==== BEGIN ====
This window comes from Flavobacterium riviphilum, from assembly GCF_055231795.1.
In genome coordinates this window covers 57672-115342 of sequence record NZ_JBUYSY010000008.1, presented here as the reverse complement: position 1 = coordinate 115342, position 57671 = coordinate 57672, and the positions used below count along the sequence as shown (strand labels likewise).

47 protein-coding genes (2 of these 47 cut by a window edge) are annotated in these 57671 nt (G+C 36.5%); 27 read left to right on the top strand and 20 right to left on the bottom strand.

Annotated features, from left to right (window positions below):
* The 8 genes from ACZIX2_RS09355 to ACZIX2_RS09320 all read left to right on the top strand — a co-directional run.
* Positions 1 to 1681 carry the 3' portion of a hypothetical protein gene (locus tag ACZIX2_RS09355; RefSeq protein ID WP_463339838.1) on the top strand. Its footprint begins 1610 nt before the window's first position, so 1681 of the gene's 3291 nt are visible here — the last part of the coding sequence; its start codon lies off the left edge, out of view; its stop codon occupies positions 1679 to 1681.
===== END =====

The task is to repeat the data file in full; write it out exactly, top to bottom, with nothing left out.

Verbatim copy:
This window comes from Flavobacterium riviphilum, from assembly GCF_055231795.1.
In genome coordinates this window covers 57672-115342 of sequence record NZ_JBUYSY010000008.1, presented here as the reverse complement: position 1 = coordinate 115342, position 57671 = coordinate 57672, and the positions used below count along the sequence as shown (strand labels likewise).

47 protein-coding genes (2 of these 47 cut by a window edge) are annotated in these 57671 nt (G+C 36.5%); 27 read left to right on the top strand and 20 right to left on the bottom strand.

Annotated features, from left to right (window positions below):
* The 8 genes from ACZIX2_RS09355 to ACZIX2_RS09320 all read left to right on the top strand — a co-directional run.
* Positions 1 to 1681 carry the 3' portion of a hypothetical protein gene (locus tag ACZIX2_RS09355; RefSeq protein ID WP_463339838.1) on the top strand. Its footprint begins 1610 nt before the window's first position, so 1681 of the gene's 3291 nt are visible here — the last part of the coding sequence; its start codon lies off the left edge, out of view; its stop codon occupies positions 1679 to 1681.